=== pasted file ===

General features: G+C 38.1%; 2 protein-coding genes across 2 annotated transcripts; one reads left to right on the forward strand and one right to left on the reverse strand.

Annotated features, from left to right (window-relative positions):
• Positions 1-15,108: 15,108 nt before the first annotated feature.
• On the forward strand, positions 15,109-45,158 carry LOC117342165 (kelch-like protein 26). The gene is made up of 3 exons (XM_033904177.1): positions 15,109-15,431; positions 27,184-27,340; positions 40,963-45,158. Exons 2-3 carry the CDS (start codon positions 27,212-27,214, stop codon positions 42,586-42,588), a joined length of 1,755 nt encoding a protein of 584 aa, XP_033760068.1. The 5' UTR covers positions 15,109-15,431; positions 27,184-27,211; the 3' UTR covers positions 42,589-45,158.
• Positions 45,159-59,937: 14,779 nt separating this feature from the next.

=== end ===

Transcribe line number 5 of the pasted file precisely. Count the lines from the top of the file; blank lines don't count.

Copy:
• Positions 45,159-59,937: 14,779 nt separating this feature from the next.